There will be no snazzy intro on this one folks. I will not be throwing subtle shade to anyone in the article either, because of my friends, making Adamu is a very sore area for me.
I have successfully made croissants from scratch, I know the techniques for turning cassava to Garri. I dare say I can make many native Nigerian soups as authentic as they come.
Akamu, on the other hand, is an area of personal shame for me. (I even know how to make said Akamu from fresh corn!) As a pap lover, this makes it all the more painful. I only get it right 50% of the time. When I do get it right, doing the exact same thing the next time doesn’t always guarantee the same result. A key factor I consider when I want to make pap is: is there light? Because if my pap turns watery I need the microwave to finish my incompetence.
Maybe I’m just not born to do it like Craig David. Anyway, these are the steps I follow to make Pap. Please correct me because I am clearly doing something wrong.
- Mix raw pap with a small quantity of water to form a thick paste
- Pour in boiling water and stir, cover it for a few minutes
- Pray to God the pap gets thick
- If it doesn’t, pop it in the microwave for a few minutes
- Nepa takes light in your area too? Grab a pot and cook it on low heat for a few extra minutes.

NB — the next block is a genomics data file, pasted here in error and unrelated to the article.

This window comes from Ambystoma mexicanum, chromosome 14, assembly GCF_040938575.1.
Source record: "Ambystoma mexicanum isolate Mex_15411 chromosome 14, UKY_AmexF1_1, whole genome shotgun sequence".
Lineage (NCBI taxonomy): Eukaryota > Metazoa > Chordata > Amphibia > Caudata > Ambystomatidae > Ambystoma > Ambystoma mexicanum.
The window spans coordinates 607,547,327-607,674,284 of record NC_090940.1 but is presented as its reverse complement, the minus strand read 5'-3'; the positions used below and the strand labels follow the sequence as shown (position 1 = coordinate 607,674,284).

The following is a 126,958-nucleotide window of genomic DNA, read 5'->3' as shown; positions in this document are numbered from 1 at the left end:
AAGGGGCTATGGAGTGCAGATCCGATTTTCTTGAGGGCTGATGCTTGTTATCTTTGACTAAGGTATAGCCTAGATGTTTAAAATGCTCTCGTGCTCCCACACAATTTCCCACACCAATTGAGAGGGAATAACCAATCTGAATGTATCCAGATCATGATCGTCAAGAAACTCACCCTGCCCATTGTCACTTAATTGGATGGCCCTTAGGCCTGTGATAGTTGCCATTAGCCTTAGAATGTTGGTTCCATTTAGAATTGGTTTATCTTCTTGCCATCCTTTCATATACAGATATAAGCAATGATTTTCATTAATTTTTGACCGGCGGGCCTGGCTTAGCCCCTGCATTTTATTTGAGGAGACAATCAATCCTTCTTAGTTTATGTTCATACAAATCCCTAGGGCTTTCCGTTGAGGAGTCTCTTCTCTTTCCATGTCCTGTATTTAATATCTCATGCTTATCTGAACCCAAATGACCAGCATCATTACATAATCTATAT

- Serve and enjoy with anything you fancy (EXCEPT milk, more on that later)
I will highlight my troubleshooting techniques below, as proof that I have taken this seriously and hopefully we can find a solution together for the sake of the erm… men.
- Mix the pap with small quantity of water to form a thick paste
- Mix the pap with small quantity of hot water to bring up the temperature of the paste
- Remove pap from fridge overnight, so that the coldness doesn’t affect my hot water
- Use a small quantity of hot water to pap paste ratio
- Use a large quantity of hot water to pap paste ratio
I have done all of these things sometimes a combination of 2 or 3 and I am not any closer to getting a permanent solution. It might sound like a joke but I promise you it isn’t.
On second thought, let me throw shikini shade to a special set of people. If you make pap and it has lumps abeg don’t compare yourself to me. Unlike you, my inadequacies can be easily fixed in a microwave. You, on the other hand, would need a blender, a sieve and probably some lessons on how to use a blender and a sieve.
Pap is not baby food and it isn’t meant for the sick (How dare you even think that!). I love pap very much, and I am neither a baby nor sick. I, however, draw the line at adding milk I feel the same way about adding milk to Garri. It just doesn’t sit well with me. Maybe it’s the cheapskate in me manifesting but it never tastes good to me with milk. It is then and only then that I am inclined to agree that pap with milk actually tastes like baby food.